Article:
While working on Reggaeland, his first album, Yaadcore wanted to make a bold statement. One that would earn the respect of fans and pundits that he is an artiste to be taken seriously.
Reggaeland was released in late March by his 12 Yaad Records through California-based company Delicious Island Records. The set is a blend of roots and dub-style songs.
“It feels great to finally have this LP out. Transitioning from a DJ, I had to do this to let people know I am serious about the journey and not just doing songs here and there,” Yaadcore told the Jamaica Observer.
For years, he was the sound system face of the much-touted roots-reggae revival in Jamaica. His live events attracted leaders of that movement including Chronixx, Kabaka Pyramid and Protoje as well as a middle-class crowd.
After releasing a series of popular mixtapes, Yaadcore (real name Rory Cha) moved into music production four years ago with No Fenke Fenke, a song by Kabaka Pyramid and Shanique Marie.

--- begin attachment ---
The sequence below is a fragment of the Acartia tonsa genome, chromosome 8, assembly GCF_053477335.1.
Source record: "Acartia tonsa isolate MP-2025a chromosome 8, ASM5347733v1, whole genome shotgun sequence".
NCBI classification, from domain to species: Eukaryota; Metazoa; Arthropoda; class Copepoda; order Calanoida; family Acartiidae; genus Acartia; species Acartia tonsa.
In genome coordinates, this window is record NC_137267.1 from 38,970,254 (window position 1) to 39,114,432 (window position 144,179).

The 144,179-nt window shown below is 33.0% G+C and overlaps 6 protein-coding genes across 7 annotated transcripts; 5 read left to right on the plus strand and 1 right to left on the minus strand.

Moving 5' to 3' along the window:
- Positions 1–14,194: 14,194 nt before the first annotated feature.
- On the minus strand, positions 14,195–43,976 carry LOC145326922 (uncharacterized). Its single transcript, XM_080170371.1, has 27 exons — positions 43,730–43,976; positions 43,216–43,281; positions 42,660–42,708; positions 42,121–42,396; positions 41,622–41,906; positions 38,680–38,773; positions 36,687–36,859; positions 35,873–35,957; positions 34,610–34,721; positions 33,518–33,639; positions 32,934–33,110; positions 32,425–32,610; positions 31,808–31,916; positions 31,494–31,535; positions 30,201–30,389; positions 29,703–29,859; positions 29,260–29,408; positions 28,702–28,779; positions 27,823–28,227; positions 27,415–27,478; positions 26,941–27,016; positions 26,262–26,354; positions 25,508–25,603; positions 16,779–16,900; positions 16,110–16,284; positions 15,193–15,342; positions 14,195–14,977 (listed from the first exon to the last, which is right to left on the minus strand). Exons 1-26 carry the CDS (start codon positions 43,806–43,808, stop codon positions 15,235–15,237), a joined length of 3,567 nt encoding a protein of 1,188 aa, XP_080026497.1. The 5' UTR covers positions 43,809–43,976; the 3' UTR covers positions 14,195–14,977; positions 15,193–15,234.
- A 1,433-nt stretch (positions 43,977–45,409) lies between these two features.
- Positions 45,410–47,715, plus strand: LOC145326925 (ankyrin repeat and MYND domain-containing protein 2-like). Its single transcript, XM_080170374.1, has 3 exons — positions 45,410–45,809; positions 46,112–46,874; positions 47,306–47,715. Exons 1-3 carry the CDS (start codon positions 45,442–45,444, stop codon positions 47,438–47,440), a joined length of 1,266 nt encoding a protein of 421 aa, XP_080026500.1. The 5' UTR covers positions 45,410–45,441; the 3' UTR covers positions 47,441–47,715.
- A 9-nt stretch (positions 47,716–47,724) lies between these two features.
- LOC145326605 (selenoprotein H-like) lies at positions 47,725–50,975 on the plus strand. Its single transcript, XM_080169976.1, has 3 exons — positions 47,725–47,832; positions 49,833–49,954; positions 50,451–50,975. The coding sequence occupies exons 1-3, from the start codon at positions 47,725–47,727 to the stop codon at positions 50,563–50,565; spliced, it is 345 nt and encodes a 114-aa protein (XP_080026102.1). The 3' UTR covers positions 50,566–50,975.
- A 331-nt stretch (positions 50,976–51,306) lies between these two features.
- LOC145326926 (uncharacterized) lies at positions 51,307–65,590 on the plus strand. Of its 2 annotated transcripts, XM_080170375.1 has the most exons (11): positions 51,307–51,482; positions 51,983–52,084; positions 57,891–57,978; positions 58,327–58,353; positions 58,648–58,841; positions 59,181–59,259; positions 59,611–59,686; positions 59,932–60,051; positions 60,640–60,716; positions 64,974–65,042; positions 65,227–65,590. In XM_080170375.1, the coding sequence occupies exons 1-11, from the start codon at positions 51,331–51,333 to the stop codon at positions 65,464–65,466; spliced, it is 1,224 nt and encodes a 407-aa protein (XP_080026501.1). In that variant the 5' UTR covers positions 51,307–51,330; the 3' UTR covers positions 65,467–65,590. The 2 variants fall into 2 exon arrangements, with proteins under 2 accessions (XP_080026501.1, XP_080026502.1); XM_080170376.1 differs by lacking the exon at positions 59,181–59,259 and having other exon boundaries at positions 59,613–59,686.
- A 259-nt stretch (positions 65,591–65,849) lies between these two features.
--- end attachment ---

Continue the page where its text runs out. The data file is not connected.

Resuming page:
Yaadcore eventually began recording songs as an artiste including Nyquill (Spliff A Light Spliff), a collaboration with Richie Spice. A remix of that track is on Reggaeland, so too is a cover of John Holt’s Police in Helicopter and Play God, a collaboration with Lee “Scratch” Perry.
“I’ve definitely grown a lot since my first release in 2019. Writing has become much easier since that time and vocal range as well but there is still a lot room for growth as always,” said Yaadcore.
With Reggaeland, the dreadlocked artiste was determined to emulate the great reggae artistes and producers in one area.
“I think artistes should release more albums that are more original, not traditional. Jamaican music has always had periods where new sounds and grooves were created but they were original to Jamaica,” he said.